Yeah...I don't know if what I was asking makes any sense. I assume when you say "modern wheels", that implies that steel wheels have not always been made this way. I was asking if the (presumed) change in manufacturing methodology yielded only cost benefits or if the end product is a wheel that is better today than say one made 30 years ago.
Ah, well I only talked about modern steel wheels because they are the ones I used to design. I don't know how they used to make the rims before they developed the welds up to the point where they could withstand the forming process.
Steel wheels are a 'better' product to my mind, at least in the small sizes, than alloys.
Lee- you have to be very careful to differentiate between wheels and tires that are designed for Australian conditions, and those designed for Europe in partiuclar, and even the USA. For example we took a USA 4wd outback, and its poxy tires optimised for rolling resistance all blew within 100 km. Fitted some decent Coopers and no more problems.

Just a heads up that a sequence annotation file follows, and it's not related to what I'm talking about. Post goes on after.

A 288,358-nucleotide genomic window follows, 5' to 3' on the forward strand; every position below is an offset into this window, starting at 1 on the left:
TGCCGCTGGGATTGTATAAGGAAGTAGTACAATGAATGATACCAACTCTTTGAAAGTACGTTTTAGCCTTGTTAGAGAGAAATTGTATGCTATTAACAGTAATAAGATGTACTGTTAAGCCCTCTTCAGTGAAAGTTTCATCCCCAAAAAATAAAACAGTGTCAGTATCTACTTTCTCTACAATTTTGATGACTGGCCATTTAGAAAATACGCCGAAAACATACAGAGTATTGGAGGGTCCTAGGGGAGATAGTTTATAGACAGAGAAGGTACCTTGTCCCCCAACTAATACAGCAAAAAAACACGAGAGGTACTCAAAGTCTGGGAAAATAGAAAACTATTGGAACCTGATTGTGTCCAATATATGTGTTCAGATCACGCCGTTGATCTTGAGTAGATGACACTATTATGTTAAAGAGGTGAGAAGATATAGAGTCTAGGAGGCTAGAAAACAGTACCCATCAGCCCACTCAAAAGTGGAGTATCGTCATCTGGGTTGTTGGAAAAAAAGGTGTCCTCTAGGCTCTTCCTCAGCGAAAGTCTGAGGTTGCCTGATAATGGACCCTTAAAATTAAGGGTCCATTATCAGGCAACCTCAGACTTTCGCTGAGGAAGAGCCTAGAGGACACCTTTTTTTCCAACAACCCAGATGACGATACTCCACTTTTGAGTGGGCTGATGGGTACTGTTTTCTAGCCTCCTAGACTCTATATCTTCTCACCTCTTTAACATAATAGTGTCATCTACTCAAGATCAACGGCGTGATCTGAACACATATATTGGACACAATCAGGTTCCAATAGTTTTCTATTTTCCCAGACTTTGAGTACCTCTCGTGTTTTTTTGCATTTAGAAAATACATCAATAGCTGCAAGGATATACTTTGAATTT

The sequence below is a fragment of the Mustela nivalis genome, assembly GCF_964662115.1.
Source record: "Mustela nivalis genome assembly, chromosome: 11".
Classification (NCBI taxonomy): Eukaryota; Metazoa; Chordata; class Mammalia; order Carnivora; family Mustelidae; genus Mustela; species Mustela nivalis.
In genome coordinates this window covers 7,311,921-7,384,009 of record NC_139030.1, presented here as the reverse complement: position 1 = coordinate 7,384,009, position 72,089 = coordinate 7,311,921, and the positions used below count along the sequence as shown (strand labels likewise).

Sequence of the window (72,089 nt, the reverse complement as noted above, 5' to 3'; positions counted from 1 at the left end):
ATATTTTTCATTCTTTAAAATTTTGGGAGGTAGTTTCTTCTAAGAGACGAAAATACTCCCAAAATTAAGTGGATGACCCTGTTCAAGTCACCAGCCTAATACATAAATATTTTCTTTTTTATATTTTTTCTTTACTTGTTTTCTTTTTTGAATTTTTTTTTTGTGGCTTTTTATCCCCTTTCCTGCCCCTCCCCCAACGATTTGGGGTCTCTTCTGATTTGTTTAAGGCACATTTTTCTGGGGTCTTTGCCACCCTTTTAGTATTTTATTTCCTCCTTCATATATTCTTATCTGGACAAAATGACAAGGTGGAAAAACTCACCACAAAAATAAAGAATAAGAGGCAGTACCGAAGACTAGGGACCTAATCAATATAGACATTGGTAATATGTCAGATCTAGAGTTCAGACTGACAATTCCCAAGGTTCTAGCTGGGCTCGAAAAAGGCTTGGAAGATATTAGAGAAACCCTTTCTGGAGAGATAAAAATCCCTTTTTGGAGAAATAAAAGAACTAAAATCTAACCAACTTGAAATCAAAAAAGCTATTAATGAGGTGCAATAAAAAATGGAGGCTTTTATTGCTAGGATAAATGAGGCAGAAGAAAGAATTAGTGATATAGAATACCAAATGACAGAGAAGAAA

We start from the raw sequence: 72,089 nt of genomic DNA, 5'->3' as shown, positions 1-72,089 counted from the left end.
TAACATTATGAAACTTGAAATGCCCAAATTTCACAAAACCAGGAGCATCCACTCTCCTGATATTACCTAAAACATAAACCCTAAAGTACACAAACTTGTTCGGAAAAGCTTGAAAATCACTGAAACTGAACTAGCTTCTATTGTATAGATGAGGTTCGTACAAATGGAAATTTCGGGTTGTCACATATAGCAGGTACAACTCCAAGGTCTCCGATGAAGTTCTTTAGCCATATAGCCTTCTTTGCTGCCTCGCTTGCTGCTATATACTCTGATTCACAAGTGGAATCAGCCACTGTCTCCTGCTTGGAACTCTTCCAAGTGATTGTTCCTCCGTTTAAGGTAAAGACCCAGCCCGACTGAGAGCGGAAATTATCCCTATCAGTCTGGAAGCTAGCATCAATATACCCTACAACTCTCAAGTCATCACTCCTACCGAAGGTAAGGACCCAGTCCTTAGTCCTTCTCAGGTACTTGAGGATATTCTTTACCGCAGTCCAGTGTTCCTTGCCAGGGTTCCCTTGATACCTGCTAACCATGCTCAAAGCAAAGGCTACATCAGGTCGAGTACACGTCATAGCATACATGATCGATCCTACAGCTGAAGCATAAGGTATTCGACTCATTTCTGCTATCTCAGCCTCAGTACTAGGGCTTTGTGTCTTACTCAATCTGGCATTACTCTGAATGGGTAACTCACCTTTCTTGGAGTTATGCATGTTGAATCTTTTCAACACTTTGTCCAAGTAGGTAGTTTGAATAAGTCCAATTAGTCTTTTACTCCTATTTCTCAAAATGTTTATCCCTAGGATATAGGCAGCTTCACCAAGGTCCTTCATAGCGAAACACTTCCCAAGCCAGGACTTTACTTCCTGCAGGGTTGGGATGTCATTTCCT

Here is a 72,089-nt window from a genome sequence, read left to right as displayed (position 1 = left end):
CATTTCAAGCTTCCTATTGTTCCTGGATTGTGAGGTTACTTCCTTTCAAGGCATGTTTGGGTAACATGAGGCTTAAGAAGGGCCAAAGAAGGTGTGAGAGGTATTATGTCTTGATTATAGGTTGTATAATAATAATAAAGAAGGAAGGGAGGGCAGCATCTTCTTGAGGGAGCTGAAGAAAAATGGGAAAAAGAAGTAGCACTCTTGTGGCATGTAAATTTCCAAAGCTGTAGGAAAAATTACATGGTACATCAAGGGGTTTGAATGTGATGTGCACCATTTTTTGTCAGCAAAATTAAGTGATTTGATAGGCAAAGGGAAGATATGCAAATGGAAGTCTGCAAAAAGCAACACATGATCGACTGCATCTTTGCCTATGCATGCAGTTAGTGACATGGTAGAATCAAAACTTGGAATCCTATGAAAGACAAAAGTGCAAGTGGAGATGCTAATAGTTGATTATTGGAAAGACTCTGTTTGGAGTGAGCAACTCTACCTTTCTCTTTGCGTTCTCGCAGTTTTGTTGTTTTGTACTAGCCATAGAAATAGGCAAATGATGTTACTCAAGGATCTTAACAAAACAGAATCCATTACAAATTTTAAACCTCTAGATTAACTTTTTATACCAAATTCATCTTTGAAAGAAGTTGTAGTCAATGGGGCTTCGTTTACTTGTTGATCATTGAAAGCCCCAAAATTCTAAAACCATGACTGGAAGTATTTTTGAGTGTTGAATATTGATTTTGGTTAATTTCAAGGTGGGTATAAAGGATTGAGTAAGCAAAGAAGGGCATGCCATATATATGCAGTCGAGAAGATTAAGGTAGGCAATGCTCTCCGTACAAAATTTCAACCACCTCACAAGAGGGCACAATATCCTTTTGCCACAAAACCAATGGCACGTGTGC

Again for wheels both Ford of Australia and Holden have additional strength requirements /way/ beyond overseas markets.
Steel wheels do have a fatigue life at some point they will let go. I'd guess a half a million miles of street use would be a conservative target.
Edited by Greg Locock, 16 April 2013 - 01:32.